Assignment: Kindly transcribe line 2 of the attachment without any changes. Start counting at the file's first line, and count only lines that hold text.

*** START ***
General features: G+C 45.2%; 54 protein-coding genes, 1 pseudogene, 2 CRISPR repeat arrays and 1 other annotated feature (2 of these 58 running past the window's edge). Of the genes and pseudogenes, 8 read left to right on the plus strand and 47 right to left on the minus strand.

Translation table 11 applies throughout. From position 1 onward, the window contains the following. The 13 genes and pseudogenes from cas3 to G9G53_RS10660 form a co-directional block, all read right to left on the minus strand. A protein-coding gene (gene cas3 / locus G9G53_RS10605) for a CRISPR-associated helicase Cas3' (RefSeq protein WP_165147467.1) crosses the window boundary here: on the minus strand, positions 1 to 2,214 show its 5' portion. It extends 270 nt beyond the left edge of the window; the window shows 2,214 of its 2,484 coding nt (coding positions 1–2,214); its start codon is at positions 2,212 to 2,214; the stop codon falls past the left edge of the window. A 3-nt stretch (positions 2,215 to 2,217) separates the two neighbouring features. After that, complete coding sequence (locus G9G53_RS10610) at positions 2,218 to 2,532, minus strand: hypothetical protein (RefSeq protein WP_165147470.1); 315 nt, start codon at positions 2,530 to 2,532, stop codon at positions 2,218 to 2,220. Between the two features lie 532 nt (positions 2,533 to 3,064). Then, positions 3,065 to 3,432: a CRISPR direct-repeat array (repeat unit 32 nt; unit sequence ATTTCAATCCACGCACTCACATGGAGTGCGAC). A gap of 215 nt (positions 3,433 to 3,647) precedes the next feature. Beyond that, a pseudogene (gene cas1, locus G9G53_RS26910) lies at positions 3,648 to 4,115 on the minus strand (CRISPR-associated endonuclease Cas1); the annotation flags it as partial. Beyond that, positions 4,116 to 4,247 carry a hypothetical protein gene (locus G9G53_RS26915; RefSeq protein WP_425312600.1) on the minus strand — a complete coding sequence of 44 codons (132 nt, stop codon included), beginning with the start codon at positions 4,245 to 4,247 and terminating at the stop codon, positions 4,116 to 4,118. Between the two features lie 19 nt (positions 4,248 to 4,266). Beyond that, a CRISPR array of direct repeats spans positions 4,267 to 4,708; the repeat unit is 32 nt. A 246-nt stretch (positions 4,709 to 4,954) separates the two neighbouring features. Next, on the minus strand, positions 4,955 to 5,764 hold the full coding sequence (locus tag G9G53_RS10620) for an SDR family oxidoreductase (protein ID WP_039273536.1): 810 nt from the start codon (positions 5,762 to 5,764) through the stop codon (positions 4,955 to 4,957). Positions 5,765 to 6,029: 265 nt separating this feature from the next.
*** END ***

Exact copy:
Translation table 11 applies throughout. From position 1 onward, the window contains the following. The 13 genes and pseudogenes from cas3 to G9G53_RS10660 form a co-directional block, all read right to left on the minus strand. A protein-coding gene (gene cas3 / locus G9G53_RS10605) for a CRISPR-associated helicase Cas3' (RefSeq protein WP_165147467.1) crosses the window boundary here: on the minus strand, positions 1 to 2,214 show its 5' portion. It extends 270 nt beyond the left edge of the window; the window shows 2,214 of its 2,484 coding nt (coding positions 1–2,214); its start codon is at positions 2,212 to 2,214; the stop codon falls past the left edge of the window. A 3-nt stretch (positions 2,215 to 2,217) separates the two neighbouring features. After that, complete coding sequence (locus G9G53_RS10610) at positions 2,218 to 2,532, minus strand: hypothetical protein (RefSeq protein WP_165147470.1); 315 nt, start codon at positions 2,530 to 2,532, stop codon at positions 2,218 to 2,220. Between the two features lie 532 nt (positions 2,533 to 3,064). Then, positions 3,065 to 3,432: a CRISPR direct-repeat array (repeat unit 32 nt; unit sequence ATTTCAATCCACGCACTCACATGGAGTGCGAC). A gap of 215 nt (positions 3,433 to 3,647) precedes the next feature. Beyond that, a pseudogene (gene cas1, locus G9G53_RS26910) lies at positions 3,648 to 4,115 on the minus strand (CRISPR-associated endonuclease Cas1); the annotation flags it as partial. Beyond that, positions 4,116 to 4,247 carry a hypothetical protein gene (locus G9G53_RS26915; RefSeq protein WP_425312600.1) on the minus strand — a complete coding sequence of 44 codons (132 nt, stop codon included), beginning with the start codon at positions 4,245 to 4,247 and terminating at the stop codon, positions 4,116 to 4,118. Between the two features lie 19 nt (positions 4,248 to 4,266). Beyond that, a CRISPR array of direct repeats spans positions 4,267 to 4,708; the repeat unit is 32 nt. A 246-nt stretch (positions 4,709 to 4,954) separates the two neighbouring features. Next, on the minus strand, positions 4,955 to 5,764 hold the full coding sequence (locus tag G9G53_RS10620) for an SDR family oxidoreductase (protein ID WP_039273536.1): 810 nt from the start codon (positions 5,762 to 5,764) through the stop codon (positions 4,955 to 4,957). Positions 5,765 to 6,029: 265 nt separating this feature from the next.